A standard unit system for cannabis should be introduced, similar to alcohol, after its strength has increased by up to 24 per cent in the past 40 years, researchers say.
With a standardised system, users could limit their use and in turn increase drug safety, it has been suggested.
This would work “most easily” in a market where cannabis is legally regulated, the researchers said.
Currently, it remains illegal to possess, grow, distribute, or sell cannabis in the UK, but in some rare cases a prescription for medical cannabis can be issued.
Researchers from the University of Bath combined data from more than 80,000 cannabis samples that had been collected from streets in the USA, UK, Netherlands, France, Denmark, Italy and New Zealand.
They found concentrations of delta-9-tetrahydrocannabinol or THC - the main psychoactive constituent of cannabis - had increased by 14 per cent in herbal cannabis from 1970 to 2017.
In cannabis resin, which is extracted from herbal cannabis, THC concentrations rose by 24 per cent between 1975 and 2017.
But, concentrations of cannabidiol or CBD, which is not intoxicating, did not change over time, according to research funded by the Society for the Study of Addiction, published in the journal Addiction.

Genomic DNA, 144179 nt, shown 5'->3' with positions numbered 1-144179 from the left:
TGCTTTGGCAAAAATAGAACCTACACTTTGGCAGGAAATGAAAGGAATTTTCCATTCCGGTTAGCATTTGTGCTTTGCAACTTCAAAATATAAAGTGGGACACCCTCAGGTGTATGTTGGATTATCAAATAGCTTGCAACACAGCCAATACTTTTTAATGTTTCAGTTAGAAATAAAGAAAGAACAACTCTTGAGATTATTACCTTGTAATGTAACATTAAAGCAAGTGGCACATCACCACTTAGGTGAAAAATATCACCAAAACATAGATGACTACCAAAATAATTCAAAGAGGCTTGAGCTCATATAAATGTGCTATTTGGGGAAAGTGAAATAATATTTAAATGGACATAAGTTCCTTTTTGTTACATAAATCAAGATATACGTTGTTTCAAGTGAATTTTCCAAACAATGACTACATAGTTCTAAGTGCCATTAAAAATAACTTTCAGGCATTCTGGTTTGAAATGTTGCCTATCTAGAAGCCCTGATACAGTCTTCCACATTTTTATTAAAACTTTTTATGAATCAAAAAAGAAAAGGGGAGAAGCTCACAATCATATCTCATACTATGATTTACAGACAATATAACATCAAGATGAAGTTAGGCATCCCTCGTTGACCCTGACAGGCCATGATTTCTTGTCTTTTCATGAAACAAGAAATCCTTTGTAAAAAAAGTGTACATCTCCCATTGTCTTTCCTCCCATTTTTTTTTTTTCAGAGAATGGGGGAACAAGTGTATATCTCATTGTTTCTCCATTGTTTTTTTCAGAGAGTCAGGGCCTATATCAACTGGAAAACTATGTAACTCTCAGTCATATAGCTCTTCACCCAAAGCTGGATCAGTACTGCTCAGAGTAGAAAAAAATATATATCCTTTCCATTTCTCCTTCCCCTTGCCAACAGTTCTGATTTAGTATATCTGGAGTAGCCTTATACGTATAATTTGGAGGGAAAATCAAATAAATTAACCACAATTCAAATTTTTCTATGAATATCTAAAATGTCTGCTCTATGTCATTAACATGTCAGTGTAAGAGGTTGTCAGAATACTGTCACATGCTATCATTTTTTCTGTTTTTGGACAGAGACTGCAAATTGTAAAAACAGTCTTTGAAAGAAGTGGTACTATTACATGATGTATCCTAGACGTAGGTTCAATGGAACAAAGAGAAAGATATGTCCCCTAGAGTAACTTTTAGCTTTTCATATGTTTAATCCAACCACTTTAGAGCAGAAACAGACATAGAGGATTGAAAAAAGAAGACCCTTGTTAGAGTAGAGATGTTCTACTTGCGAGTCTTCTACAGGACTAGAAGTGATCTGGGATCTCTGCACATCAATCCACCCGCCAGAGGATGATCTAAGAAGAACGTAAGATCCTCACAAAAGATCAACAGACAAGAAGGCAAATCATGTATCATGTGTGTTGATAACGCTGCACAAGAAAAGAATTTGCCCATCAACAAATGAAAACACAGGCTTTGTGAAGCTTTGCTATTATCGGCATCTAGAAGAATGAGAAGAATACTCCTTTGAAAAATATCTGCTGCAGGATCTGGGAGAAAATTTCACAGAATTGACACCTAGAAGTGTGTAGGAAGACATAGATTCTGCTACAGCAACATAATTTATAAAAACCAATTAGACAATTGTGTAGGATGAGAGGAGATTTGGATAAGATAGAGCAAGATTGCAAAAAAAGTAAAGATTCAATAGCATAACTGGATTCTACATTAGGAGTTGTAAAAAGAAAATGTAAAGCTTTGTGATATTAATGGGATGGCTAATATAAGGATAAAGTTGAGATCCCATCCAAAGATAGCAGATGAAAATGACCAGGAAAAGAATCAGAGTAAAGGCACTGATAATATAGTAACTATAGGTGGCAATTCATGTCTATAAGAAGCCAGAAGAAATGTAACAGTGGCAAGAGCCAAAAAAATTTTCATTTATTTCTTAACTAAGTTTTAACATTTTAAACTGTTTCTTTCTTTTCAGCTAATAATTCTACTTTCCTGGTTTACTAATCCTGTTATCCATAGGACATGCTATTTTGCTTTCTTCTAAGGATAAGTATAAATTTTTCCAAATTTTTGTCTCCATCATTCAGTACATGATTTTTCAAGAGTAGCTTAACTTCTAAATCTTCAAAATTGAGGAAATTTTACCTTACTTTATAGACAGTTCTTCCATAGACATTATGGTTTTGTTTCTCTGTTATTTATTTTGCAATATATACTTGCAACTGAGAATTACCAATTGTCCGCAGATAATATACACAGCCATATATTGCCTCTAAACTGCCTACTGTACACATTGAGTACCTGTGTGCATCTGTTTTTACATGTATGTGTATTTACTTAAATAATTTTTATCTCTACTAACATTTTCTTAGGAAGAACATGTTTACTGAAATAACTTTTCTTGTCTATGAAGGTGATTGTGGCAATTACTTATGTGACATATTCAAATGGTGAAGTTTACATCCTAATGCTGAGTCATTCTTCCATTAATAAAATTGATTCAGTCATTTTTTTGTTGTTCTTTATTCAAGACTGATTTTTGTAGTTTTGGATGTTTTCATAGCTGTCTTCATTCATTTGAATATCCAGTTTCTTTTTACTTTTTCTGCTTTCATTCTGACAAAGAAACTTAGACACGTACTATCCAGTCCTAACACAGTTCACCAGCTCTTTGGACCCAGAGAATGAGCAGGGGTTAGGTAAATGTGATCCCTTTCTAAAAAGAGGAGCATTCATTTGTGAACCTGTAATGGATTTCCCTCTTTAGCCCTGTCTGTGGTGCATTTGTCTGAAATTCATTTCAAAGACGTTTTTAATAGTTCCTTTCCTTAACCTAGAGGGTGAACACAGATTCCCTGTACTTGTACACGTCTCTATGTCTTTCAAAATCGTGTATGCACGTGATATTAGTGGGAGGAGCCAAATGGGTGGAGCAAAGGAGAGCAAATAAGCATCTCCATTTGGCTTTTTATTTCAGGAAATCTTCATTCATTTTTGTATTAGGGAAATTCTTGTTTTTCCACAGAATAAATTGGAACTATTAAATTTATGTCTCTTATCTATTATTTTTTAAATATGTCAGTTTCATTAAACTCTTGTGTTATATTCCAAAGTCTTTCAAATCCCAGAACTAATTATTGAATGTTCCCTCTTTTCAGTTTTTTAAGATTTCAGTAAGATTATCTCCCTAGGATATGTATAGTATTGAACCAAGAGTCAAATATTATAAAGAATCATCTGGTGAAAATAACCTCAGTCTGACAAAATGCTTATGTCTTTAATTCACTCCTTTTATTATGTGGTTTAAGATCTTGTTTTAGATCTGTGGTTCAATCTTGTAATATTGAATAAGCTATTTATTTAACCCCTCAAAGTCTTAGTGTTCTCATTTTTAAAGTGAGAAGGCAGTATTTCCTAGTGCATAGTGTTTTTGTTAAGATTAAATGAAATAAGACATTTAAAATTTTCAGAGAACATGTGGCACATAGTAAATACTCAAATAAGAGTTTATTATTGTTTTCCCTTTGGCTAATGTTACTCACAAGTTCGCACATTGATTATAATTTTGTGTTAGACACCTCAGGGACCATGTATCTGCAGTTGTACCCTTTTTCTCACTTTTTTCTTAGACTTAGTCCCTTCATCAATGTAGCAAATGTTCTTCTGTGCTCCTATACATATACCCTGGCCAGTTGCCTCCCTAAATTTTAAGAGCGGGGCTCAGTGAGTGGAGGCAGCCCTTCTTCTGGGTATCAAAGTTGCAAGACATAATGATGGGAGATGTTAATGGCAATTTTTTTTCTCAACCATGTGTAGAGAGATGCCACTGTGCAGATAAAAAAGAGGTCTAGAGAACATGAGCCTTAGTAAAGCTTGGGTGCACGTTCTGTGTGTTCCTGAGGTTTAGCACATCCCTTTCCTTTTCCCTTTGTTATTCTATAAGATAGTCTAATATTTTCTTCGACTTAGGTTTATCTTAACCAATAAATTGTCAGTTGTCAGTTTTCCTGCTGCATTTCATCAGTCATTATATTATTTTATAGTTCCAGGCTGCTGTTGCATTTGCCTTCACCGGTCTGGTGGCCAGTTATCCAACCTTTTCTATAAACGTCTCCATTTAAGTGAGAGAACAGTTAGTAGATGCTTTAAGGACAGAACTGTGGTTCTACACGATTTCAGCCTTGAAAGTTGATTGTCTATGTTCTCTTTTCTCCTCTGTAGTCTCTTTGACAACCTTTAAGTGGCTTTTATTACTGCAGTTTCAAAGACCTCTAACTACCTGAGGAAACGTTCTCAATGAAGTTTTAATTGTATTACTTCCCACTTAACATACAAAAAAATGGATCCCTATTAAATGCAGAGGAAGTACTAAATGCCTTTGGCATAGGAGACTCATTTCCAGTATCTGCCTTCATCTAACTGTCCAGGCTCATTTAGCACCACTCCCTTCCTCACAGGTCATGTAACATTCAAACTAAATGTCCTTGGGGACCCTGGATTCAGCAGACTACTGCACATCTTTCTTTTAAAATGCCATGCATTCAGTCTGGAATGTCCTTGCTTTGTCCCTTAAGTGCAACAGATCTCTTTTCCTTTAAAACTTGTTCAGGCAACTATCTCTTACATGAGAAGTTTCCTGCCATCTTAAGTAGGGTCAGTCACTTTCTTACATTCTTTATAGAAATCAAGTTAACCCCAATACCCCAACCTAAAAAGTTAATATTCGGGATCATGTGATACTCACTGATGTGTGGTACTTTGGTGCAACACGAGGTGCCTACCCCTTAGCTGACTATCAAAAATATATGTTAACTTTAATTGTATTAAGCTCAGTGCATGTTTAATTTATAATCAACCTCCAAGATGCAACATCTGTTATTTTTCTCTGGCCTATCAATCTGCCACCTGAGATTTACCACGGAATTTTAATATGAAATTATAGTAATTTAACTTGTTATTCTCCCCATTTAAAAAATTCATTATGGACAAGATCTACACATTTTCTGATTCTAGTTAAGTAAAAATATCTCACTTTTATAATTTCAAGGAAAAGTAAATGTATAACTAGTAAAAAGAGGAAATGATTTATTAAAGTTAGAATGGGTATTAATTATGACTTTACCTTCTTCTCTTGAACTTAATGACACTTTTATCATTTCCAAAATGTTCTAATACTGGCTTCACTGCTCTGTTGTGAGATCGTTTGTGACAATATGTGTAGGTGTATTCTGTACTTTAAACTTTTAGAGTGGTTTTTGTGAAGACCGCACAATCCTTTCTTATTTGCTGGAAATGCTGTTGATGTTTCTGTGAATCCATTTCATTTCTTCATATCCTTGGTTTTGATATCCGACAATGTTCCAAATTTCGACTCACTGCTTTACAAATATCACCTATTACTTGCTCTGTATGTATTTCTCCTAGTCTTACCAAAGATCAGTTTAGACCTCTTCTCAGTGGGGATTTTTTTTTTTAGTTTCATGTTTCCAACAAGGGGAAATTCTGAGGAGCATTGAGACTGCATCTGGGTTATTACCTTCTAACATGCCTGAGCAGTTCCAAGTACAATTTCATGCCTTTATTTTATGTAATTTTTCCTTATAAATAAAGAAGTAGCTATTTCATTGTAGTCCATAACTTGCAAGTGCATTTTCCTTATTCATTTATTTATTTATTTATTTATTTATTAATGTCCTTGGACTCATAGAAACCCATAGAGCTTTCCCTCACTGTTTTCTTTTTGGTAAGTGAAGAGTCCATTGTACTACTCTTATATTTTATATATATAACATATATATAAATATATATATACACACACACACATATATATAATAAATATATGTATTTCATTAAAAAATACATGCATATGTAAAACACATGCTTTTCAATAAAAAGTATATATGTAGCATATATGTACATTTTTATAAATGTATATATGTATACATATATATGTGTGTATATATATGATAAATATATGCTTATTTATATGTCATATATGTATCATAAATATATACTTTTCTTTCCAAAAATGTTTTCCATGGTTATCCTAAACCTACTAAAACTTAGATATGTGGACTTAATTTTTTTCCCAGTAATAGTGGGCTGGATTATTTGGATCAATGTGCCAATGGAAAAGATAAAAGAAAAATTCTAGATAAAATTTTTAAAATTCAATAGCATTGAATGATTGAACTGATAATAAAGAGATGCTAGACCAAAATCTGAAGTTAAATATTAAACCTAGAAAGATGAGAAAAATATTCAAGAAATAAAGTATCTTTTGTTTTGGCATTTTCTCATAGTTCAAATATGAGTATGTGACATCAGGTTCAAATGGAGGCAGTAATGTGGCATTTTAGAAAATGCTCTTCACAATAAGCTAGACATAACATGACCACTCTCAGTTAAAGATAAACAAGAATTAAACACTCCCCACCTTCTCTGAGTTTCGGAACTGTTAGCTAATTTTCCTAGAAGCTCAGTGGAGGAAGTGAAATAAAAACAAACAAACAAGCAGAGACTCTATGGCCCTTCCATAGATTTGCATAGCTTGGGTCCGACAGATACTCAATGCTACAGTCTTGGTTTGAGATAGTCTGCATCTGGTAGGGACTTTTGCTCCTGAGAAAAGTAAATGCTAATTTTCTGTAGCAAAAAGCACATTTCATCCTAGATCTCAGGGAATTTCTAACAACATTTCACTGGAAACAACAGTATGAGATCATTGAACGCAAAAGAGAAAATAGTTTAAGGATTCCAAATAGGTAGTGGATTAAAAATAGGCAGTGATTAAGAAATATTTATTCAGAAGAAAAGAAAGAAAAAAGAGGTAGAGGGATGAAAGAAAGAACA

Dr Tom Freeman, of the University of Bath, said the rise in cannabis strength highlights the need to implement wider strategies for harm reduction, similar to those used for alcohol, such as standard units and public guidelines on safer consumption limits.
"As the strength of cannabis has risen, consumers are faced with limited information to help them monitor their intake and guide decisions about relative benefits and risks," Dr Freeman said.
"The introduction of a standard unit system for cannabis - similar to standard alcohol units - could help people to limit their consumption and use it more safely."
Cannabis resin, also known as hash, is often seen as a safer type of cannabis, but the study found that it is now stronger than herbal cannabis.
"As the strength of cannabis has increased, so too has the number of people entering treatment for cannabis use problems," Dr Freeman said.